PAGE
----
Gary Coxall admits he is hurting but won’t hide away from any criticism as the head man at Hartlepool United.
The Pools chairman came under fire from supporters during Saturday’s insipid defeat at home to Barnet – a result which put the club in the Football League’s relegation zone for the first time in JPNG’s reign at the Northern Gas & Power.
It’s hard being a big part of something that has under-achieved, massivelyGARY COXALL
It got worse after the 2-0 loss as Pools’ most famous fan, Jeff Stelling, demanded the removal of boss Dave Jones .
The chairman did not react – in fact the vastly-experienced – and qualified – manager survived for a further 24 hours and when the move came, it was Coxall’s and Coxall’s alone.
And he told SportMail it was not a decision he made lightly but accepts responsibility for the appointment not working.
“It’s always hard, no matter who the manager is,” said the East Londoner, whose company bought Pools from Increased Oil Recovery in 2015.
“If you have to get rid of someone after a short space of time then that’s my foul up.
“It’s my foul up, I called it wrong, there’s no point hiding from it.
“If I want the truth from people then I have to be honest myself.
“If I am at fault, I will hold up my hands, I won’t hide away from it.
“It’s difficult, you look at the CV of Dave Jones, it’s fantastic.
“I didn’t hear many critics at the time we appointed him.
“But some things just don’t click.
“It was a tough call, just as it was with Craig [Hignett] and Ronnie [Moore] before that, but it’s part of the job, you can’t hide from it,
“But now it’s about going again against Cheltenham on Saturday.
“When we get that out the way then we’ll go again against Doncaster then see where we are.
“I think our players will relish the challenge.”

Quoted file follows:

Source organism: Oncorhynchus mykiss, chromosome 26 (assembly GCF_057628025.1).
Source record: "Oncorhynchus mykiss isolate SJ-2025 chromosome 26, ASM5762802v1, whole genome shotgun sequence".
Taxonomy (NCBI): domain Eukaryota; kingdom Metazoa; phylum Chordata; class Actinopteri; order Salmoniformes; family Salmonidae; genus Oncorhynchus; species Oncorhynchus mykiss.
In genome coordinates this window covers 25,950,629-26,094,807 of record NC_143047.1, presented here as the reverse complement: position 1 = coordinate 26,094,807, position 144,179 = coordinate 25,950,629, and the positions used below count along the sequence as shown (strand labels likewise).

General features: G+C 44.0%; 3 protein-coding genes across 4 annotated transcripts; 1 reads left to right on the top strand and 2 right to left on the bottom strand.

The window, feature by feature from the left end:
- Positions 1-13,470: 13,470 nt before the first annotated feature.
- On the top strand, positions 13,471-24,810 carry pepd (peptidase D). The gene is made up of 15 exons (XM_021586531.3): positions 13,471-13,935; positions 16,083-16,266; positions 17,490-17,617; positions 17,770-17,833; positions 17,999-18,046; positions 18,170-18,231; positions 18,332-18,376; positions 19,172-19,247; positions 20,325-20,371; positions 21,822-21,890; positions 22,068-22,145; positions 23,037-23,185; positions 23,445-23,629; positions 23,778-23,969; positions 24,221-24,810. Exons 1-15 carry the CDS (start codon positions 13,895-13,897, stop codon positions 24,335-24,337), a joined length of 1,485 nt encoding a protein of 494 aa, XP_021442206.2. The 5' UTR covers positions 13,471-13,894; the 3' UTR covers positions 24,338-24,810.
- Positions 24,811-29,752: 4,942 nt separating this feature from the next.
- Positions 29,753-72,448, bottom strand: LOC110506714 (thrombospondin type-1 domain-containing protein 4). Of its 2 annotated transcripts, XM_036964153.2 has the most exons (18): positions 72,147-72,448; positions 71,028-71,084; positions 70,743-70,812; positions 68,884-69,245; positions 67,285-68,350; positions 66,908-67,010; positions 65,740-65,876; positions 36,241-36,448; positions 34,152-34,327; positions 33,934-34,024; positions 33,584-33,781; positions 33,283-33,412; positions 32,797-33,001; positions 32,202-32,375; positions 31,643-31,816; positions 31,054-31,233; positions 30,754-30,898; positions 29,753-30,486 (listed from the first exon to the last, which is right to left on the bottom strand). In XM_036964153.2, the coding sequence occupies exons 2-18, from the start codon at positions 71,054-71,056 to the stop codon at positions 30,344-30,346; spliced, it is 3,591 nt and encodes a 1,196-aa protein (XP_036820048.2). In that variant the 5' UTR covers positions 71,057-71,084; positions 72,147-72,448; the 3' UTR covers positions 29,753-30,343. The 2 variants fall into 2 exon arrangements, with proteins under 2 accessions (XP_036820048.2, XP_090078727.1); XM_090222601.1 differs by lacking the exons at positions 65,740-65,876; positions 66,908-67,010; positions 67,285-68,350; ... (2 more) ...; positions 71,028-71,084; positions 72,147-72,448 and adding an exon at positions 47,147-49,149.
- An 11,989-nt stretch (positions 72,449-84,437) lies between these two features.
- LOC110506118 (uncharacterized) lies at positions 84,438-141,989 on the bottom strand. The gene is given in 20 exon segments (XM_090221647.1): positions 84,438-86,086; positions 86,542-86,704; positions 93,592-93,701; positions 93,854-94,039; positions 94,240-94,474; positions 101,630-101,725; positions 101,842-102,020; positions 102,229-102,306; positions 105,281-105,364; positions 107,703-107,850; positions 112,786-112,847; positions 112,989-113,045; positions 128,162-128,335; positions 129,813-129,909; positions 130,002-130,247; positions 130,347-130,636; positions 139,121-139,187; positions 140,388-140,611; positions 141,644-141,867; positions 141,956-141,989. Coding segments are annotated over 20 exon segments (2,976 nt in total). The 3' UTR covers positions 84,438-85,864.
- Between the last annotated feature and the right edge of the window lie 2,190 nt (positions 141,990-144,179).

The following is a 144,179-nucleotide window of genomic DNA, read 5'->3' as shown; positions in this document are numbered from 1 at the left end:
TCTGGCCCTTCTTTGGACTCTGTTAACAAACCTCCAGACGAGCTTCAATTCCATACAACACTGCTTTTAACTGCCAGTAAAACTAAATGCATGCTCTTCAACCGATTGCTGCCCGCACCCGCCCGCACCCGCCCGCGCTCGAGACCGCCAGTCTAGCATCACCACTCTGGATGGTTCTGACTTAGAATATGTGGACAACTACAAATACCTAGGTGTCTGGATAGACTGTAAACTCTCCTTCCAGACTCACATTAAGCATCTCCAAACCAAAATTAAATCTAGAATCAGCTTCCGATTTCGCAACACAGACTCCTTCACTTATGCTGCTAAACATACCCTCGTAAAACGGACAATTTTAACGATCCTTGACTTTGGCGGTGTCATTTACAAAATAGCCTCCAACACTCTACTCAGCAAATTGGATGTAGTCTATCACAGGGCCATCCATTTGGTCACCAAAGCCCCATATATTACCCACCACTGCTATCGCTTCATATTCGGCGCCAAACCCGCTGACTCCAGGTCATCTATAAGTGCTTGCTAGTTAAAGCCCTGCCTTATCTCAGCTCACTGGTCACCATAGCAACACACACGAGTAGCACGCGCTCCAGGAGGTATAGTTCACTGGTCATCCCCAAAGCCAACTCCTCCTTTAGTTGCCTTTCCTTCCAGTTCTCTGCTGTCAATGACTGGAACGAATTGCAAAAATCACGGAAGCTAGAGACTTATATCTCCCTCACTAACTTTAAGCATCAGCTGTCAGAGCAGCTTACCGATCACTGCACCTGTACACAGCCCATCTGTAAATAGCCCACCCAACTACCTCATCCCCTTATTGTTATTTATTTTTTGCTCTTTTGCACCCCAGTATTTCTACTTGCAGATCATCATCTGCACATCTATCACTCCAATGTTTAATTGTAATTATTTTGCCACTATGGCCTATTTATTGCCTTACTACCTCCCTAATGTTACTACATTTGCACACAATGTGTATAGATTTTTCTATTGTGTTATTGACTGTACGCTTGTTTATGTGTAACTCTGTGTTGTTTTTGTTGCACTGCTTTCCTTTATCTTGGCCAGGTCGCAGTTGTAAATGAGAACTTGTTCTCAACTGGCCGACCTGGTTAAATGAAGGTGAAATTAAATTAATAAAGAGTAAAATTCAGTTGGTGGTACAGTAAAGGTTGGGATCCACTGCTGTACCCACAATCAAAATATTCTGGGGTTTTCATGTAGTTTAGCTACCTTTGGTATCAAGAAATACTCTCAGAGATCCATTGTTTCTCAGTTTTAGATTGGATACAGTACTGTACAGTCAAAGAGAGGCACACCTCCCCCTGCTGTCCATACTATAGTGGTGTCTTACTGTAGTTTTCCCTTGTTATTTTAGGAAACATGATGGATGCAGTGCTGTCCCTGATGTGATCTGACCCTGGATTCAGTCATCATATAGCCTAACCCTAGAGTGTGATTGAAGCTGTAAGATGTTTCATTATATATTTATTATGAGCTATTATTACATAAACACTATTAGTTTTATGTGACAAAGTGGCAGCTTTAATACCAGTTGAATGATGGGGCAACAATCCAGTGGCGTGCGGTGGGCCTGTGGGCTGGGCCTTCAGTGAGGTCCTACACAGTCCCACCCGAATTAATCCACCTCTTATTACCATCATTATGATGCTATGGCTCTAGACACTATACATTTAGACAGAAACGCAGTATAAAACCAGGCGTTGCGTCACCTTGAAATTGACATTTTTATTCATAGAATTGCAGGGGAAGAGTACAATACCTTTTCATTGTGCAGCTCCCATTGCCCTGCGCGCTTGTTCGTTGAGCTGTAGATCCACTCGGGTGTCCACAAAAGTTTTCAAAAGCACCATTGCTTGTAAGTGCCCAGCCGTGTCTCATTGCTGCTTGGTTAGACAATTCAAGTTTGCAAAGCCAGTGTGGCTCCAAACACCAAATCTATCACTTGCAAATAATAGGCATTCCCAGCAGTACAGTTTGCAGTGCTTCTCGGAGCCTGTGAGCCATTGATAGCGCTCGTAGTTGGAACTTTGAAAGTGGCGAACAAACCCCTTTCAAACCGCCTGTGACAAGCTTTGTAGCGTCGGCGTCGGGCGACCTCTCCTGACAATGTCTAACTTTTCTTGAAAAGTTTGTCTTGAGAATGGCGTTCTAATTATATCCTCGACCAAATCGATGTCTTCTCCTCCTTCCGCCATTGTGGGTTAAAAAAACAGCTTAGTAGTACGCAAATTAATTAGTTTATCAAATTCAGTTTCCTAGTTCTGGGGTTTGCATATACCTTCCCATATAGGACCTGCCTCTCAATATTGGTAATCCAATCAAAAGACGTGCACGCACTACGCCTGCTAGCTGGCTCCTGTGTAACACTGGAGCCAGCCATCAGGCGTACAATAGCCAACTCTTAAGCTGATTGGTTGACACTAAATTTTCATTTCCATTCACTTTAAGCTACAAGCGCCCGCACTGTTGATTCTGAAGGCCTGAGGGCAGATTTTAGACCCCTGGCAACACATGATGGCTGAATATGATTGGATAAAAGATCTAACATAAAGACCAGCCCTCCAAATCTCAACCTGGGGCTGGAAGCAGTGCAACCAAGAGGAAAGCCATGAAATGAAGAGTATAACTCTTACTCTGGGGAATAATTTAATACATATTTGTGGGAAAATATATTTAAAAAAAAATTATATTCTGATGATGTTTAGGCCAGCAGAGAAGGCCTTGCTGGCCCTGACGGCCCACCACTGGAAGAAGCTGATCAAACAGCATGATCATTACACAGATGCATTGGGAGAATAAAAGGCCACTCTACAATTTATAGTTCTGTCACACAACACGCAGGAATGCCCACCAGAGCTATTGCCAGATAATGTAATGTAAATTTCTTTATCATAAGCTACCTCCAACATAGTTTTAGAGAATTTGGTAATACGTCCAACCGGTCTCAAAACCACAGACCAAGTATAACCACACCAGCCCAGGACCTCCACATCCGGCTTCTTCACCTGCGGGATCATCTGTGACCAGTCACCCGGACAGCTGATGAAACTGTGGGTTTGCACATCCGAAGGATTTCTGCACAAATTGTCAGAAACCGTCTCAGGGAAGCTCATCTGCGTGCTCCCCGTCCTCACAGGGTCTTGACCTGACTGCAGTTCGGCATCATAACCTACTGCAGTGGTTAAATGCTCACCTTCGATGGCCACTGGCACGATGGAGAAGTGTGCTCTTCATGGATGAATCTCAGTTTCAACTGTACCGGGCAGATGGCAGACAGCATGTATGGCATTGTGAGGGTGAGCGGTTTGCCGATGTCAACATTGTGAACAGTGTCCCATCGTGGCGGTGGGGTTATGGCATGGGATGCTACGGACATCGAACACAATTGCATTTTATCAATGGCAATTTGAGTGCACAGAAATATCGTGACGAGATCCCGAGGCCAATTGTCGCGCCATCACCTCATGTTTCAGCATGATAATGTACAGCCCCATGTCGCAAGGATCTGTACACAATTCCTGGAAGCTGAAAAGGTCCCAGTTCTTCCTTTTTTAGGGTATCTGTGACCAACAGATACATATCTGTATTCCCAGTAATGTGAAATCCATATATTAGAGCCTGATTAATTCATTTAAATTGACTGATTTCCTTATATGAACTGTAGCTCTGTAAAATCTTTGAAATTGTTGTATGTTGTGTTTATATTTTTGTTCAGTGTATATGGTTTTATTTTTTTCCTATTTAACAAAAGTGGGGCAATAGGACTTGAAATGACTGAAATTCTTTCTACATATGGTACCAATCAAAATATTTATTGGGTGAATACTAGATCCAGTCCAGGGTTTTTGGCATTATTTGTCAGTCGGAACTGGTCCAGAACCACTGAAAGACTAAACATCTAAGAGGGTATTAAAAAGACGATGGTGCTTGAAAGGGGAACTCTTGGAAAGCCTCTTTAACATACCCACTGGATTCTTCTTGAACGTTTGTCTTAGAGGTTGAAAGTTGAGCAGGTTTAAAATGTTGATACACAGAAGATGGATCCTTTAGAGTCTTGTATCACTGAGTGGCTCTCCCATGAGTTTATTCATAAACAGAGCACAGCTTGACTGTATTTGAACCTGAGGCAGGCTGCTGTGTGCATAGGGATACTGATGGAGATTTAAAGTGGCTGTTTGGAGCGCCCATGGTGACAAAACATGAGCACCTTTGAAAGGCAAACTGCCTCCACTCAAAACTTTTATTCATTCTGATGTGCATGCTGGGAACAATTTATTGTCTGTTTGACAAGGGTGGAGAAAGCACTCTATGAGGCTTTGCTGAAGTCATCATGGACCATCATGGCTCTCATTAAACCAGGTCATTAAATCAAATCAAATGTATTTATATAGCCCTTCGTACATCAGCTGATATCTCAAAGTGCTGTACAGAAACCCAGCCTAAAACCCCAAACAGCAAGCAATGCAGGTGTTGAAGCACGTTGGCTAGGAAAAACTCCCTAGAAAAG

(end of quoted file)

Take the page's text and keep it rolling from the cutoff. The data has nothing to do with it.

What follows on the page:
This was the rarely seen Gary Coxall – serious, straight, no cheery Cockney quips.
The 36-year-old was the subject of chants from fans on Saturday and has come under fire from the media and, especially, social media.
Has it wounded him?
“Of course,” he admitted. “I can tell you it hurts, it really does, it’s horrible.
“It’s hard being a big part of something that has under-achieved, massively.
“Fans have got a point and no-one can say that they haven’t.
“What the supporters have said has come out of frustration, out of love for the club.
“I know I’ve only been here a short time compared to them but I love the club.
“These last two years have been the biggest part of my life, without a shadow of a doubt.
“If you are not talking about the club, you are thinking about it.
“Being chairman of Hartlepool United is like being a snooker player, you are always thinking three moves ahead.
“Hartlepool is a massive part of my life and I don’t want to be the chairman in charge of a club being relegated.
“But I have to face up to it, I have to hold up my hands and take the abuse and look at myself.
“Some of it is personal, but it’s pure frustration based on the love of the club.
“You have to take it, I have to deal with it. I won’t hide from it.
“I do listen to the criticism, I will take it on board and look to improve.”
Coxall hopes the Pools faithful will see the first shoots of improvement this Saturday at Cheltenham.
His team face (another) must-win mission and believes he has appointed the right people to do it.
JPNG have placed defender Matthew Bates in charge of the team for the matches at Cheltenham and at home to Doncaster Rovers on May 6.
The 30-year-old will be assisted by club captain Billy Paynter, conditioning coach Stuart Parnaby and head physio Ian Gallagher.
“We’ve chosen senior members of the squad and staff,” explained Coxall.
“This is not about tactical play, this is about passion, it’s about coming together as a club and putting everything into the next two weeks, the next 180 minutes of football.”
Coxall explained that Pools needed familiar figures in charge at such a critical stage.
Paynter, currently out of action with an Achilles injury, will provide close support to his team-mate, while Parnaby and Gallagher are both former Pools players who are highly respected by the squad.
“You need that mix,” added the chairman. “It’s not fair to throw one individual into the deep end and say ‘it’s all on you’.
“While there is not that much pressure on them, you don’t want them feeling it.
“They know what we need and they’ll have a game-plan to do that.
“It’s about getting the players on side to go and do it.”